Tuesday, 1 December 2015
Treasury Legislation Amendment (Repeal Day 2015) Bill 2015; Second Reading
I rise to speak on the Treasury Legislation Amendment (Repeal Day 2015) Bill 2015, and in doing so wish to commend the work being done by the member for Eden Monaro, which follows on from the excellent work of his predecessors in that role, the members for Pearce and Kooyong.
The government's regulatory reform agenda has been a resounding success. We have exceeded our red tape target by finding around $4½ billion over two years, compared with our target of $3 billion over three years. That is good news—good news for the parliament and good news for the nation. We have improved systems for regulatory decision making. All cabinet submissions are now accompanied, of course, by an analysis of the regulatory cost and benefit, and we have changed the way that we approach regulation. This reform is not just fluff or time to fill in parliament—we are actually getting on with the job of making it easier for business to do what it does best, the farmers to do what they need to do on behalf of the nation and, indeed, for the nation's economy to tick on nicely.
It is the right time to update and expand the regulatory reform agenda, and that is what we are doing with this Treasury legislation bill. It needs to support flexibility in our economy. The new Prime Minister, the member for Wentworth, has said there has never been a more exciting time to be an Australian. I would add that there has never been a more exciting time to be a regional Australian. We have the preferential trade agreements negotiated by the trade minister with South Korea, with Japan and with China, and he is in talks at the moment with India and we now have the Trans-Pacific Partnership Agreement, and I can inform the House that people in the Riverina are excited about the prospect of those arrangements bringing to them the ability to increase their export reach. Certainly that is the case with the wine producers in the Murrumbidgee Irrigation Area. One out of every four glasses of Australian produced wine come out of Griffith alone, let alone the entire Murrumbidgee Irrigation Area. I note, Mr Deputy Speaker Broadbent, that you act as though that is tremendous information, and it is true—it says so on the billboard as you drive into Griffith. There is a big billboard that gives that exact fact, and there is a little asterisk on the billboard, I am sure, that indicates that it is indeed a fact.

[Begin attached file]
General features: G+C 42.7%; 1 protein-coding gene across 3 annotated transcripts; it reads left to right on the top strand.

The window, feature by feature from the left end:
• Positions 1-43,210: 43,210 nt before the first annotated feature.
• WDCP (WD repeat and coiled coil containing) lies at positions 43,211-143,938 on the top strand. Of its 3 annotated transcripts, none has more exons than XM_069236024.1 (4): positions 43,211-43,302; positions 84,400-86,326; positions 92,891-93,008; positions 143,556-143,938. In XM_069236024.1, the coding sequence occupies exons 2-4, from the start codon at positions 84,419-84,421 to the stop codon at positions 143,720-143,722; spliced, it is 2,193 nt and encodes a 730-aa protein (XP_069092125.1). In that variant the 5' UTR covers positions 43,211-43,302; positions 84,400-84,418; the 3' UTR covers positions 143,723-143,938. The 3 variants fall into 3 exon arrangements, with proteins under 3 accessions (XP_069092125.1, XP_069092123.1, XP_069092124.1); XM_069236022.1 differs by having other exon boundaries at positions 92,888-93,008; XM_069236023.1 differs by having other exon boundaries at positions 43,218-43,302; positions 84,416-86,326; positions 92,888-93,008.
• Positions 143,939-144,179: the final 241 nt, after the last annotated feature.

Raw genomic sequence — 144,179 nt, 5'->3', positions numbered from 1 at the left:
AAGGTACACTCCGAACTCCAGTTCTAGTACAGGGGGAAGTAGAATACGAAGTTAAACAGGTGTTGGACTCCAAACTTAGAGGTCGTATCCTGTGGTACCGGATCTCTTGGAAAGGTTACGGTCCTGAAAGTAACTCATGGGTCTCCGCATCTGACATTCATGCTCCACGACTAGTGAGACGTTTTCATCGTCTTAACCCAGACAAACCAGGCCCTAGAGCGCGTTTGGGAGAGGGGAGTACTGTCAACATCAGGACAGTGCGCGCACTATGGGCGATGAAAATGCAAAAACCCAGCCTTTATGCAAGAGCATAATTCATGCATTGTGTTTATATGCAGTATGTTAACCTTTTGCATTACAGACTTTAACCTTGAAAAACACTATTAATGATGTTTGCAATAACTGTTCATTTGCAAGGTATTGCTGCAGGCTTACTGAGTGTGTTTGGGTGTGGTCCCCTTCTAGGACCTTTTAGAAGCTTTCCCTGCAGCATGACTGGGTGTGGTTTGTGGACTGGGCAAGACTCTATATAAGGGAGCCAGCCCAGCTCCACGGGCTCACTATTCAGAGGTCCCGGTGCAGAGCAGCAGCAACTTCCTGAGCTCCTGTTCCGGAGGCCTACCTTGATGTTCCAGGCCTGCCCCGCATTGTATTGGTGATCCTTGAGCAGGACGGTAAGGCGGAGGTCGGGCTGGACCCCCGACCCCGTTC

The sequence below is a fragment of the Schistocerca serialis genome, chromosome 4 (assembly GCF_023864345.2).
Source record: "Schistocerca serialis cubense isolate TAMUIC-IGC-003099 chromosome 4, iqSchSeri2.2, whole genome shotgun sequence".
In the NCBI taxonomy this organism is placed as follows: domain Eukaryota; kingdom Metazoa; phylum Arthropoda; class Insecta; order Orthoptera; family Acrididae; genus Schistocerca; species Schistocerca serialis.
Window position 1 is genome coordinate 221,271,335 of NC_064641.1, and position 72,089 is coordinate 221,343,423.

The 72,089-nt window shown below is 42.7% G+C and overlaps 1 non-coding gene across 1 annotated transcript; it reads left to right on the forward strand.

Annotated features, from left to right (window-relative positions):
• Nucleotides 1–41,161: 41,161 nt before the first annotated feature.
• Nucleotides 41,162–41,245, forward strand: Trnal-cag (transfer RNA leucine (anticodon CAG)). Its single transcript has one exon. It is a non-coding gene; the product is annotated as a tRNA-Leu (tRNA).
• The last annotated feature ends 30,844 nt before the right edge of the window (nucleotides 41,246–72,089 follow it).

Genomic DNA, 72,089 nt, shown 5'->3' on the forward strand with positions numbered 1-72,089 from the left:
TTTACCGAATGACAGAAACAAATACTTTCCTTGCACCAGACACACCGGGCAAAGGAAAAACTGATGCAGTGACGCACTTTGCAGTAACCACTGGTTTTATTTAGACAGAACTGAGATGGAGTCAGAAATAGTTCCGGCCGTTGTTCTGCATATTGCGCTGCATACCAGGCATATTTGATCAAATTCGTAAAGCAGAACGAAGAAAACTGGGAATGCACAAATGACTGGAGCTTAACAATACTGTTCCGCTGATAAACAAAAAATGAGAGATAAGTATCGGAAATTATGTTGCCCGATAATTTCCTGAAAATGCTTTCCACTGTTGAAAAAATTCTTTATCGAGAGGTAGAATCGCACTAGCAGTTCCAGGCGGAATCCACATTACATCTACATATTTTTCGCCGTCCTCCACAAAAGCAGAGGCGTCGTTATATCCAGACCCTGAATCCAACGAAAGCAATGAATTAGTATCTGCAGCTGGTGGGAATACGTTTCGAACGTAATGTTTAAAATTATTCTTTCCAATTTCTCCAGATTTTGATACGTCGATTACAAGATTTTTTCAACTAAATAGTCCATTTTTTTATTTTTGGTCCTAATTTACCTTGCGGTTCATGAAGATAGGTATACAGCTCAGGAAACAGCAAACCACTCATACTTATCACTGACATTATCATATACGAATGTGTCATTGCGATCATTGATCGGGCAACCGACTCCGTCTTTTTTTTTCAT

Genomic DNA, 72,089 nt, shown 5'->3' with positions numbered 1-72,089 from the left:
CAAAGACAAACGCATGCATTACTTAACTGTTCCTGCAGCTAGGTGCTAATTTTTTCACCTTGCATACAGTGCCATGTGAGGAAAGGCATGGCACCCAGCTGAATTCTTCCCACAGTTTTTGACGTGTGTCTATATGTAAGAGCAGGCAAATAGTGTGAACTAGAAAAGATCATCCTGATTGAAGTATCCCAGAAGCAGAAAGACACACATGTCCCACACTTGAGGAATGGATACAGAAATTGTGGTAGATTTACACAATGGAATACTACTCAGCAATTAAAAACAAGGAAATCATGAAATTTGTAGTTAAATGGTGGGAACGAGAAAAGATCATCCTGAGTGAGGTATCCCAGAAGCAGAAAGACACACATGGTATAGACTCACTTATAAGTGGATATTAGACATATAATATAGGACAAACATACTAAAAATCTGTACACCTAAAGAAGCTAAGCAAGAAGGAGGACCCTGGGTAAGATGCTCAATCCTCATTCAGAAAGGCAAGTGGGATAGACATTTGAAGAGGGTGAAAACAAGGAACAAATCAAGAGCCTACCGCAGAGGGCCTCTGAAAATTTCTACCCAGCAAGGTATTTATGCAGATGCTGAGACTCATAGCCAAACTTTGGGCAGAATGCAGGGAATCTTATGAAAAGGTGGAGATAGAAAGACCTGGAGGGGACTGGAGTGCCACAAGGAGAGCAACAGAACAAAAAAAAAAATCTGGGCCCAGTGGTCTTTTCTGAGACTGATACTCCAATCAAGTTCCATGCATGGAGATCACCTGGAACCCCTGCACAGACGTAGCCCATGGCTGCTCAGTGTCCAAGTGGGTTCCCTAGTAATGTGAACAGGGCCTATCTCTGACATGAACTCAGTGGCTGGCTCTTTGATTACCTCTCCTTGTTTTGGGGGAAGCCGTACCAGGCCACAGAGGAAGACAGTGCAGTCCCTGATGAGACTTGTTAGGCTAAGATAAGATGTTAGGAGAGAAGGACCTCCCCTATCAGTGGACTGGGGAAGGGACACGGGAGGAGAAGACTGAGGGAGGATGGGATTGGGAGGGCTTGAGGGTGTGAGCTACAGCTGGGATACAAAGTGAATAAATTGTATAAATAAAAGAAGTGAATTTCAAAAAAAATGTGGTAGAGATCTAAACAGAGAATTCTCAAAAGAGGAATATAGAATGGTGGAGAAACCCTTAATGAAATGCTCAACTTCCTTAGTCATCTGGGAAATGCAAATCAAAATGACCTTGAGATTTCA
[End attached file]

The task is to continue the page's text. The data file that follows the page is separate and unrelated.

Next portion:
The wine producers of Griffith are hard workers. It is land that no-one else wanted. The explorer Oxley said no-one would ever try to turn that land into an agricultural environment, but they have. They have done it because they have been able to utilise water to its maximum advantage. That is facilitated by government getting out of the way of farmers and letting them do what they do best, and that is what we have been able to do. I see the member for Canberra—I know that she will enjoy a wine over the festive season, and hopefully it will be one from Griffith. On 5 August, not too long ago, we heard there was to be a $263.5 million boost for on-farm irrigation in southern New South Wales to improve on-farm irrigation efficiency and return water savings to the local environment. That is a tremendous boost for the farmers in my region, for those wonderful wine growers.